Jojo's Bizarre Adventure: Prequel
Yummy, another dose of magical combat from the Joe-star family, always welcome. In this case it's a prequel to the earlier OAV release. Although, as such, it has some systemic problems.
The story concerns the Joe-star family, easily identifiable because they all have star shaped birthmarks. They've also got themselves in a rather, well, bizarre, predicament. The thing is they're starting to develop super-powers, although fairly novel ones. This has the young warrior of the family fairly freaked out, so he's exiled himself to a jail cell and refused to leave it...despite the terror of his cellmates.
His grandfather manages to force him out, with the help of another powered individual, and gives him the whole story. The Joe-star family has become deeply linked to a powerful force of evil. It's the existence of this man that awakens the power in them. And this individual, plus his cronies, also threatens the lives of everything they hold dear. Well, the Joe-star family aren't really philosophers, but they are plenty tough. And thus the decisions is made to, well, go and kill him. Along the way enemies threated and allies are made for the fight that is to come. At the same time Jojo must master his own magic and learn how to fight others with similar powers.
The first thing I should mention is that you've got to really like fighting anime to enjoy this one. At the end of the day it is well and truly focused around super-powered musclemen attempting to kill and maim one another. If you want subtle character interaction and lots of dialog you should move on. Although, since this was another asian region DVD, at least it means the very average translation didn't bug me too much.
But the good news is it's a really cool example of the genre. While the characters are shallow and artificial they have a very strong sense of style and personality. It's like a fighting game where you can tell a lot from the design and look of the character, rather than the words or actions. And backing this up is the really good mechanics behind how the magic works. In this world various people have a `stand', a sort of super-powered spiritual body, that grants them power. Stands can have a wide variety of powers, may work with the user or independant of him and may even have completely non-physical powers. As such combat is as much about tactics, and discovering the uses and limits of a stand, as raw power. What this means is that combats are cool, complex and intelligent. They're also good fun to watch.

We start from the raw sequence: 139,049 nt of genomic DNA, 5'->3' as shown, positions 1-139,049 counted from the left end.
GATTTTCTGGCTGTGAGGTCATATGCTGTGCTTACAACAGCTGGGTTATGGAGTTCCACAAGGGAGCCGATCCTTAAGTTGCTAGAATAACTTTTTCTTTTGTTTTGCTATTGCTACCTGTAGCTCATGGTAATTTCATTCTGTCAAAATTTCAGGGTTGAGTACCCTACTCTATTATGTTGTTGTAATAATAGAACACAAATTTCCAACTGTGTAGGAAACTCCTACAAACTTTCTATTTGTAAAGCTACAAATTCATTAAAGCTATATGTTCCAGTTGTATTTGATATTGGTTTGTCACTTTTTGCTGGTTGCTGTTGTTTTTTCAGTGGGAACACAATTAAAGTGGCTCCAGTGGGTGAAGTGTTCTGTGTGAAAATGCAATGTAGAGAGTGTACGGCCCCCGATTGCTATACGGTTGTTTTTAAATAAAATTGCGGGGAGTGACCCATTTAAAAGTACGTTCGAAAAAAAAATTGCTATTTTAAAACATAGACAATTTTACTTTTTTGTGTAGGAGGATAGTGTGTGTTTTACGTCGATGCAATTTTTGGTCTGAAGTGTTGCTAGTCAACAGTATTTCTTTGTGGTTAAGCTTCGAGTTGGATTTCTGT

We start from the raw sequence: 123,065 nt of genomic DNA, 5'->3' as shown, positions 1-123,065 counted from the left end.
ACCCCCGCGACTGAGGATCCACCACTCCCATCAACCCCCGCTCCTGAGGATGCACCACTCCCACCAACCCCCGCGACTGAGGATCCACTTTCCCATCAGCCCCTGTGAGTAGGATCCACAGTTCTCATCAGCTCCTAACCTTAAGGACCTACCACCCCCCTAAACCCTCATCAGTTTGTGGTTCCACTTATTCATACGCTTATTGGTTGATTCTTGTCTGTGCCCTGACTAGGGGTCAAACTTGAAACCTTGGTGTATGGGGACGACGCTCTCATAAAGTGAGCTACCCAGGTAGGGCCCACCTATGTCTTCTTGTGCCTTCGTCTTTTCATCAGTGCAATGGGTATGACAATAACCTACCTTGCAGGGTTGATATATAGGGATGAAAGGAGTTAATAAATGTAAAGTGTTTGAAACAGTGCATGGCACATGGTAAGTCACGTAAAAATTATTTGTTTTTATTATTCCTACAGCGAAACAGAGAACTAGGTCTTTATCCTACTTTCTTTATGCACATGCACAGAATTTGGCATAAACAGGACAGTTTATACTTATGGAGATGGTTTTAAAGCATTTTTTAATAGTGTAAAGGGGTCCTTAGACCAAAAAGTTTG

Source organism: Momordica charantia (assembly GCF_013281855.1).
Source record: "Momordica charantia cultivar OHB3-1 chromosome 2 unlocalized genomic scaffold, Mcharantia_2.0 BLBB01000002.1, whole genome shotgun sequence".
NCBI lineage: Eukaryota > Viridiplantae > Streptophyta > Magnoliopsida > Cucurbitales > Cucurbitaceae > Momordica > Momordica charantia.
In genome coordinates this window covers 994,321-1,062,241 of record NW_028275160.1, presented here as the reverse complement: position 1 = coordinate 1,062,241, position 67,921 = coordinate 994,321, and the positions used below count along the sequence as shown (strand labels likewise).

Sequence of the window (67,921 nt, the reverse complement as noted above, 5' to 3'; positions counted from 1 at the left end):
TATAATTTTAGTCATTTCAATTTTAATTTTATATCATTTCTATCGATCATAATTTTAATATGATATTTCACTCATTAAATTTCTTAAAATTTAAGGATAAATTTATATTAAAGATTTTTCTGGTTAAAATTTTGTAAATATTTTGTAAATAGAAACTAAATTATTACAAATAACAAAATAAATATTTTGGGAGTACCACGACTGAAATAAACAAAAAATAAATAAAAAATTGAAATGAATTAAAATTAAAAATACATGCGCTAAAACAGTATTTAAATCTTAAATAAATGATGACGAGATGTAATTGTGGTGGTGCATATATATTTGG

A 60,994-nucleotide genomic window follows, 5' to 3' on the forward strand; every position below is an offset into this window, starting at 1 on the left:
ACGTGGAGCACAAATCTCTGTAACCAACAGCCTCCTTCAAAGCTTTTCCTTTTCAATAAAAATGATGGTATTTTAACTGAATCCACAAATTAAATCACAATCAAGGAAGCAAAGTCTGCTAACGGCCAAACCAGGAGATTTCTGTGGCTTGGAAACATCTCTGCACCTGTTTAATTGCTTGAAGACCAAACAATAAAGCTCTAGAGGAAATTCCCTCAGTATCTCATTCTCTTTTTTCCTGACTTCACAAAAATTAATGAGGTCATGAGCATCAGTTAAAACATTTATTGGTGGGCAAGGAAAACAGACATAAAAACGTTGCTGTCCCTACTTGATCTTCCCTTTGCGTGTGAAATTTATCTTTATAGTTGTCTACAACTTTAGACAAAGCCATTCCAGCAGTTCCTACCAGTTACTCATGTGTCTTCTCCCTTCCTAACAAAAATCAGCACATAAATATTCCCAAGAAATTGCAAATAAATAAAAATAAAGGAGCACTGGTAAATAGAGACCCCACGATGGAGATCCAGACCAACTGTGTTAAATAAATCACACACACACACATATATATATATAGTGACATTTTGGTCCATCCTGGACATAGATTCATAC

It's not all clear sailing however. Since this is a prequel it has certain problems. The first one is that, without knowing the OAV series, this might be a bit slow moving at the start and ultimately unsatisfying at the end. After all, it's putting the pieces in place for the more impressive OAV story, rather than being the focus itself. Unfortunately, if you do now the OAV series, then you know how a lot of this is going to turn out, which also removes some of the excitement. It does fill in some gaps in the story however. It's still good fun in any case, but really the best way to use this material is to see it before having seen the original material, which can be sort of tricky.
The production is fairly impressive, although at times so complex it can't be animated smoothly. The character designs look like a fighting game, the stands look brilliant and the effects are quite impressive. It's got good detail, a wide palette and good coloring and the fights are impressive in imagination, staging and motion. It's also got some quite `spooky' moments which are good fun. The design is incredibly solid, suggesting a lot of depth which is no doubt borrowed from the source manga. The voices are good but not called on to do much. The sound is good quality but the music didn't stand out that much.
None of my sources have a review (yet) for this title.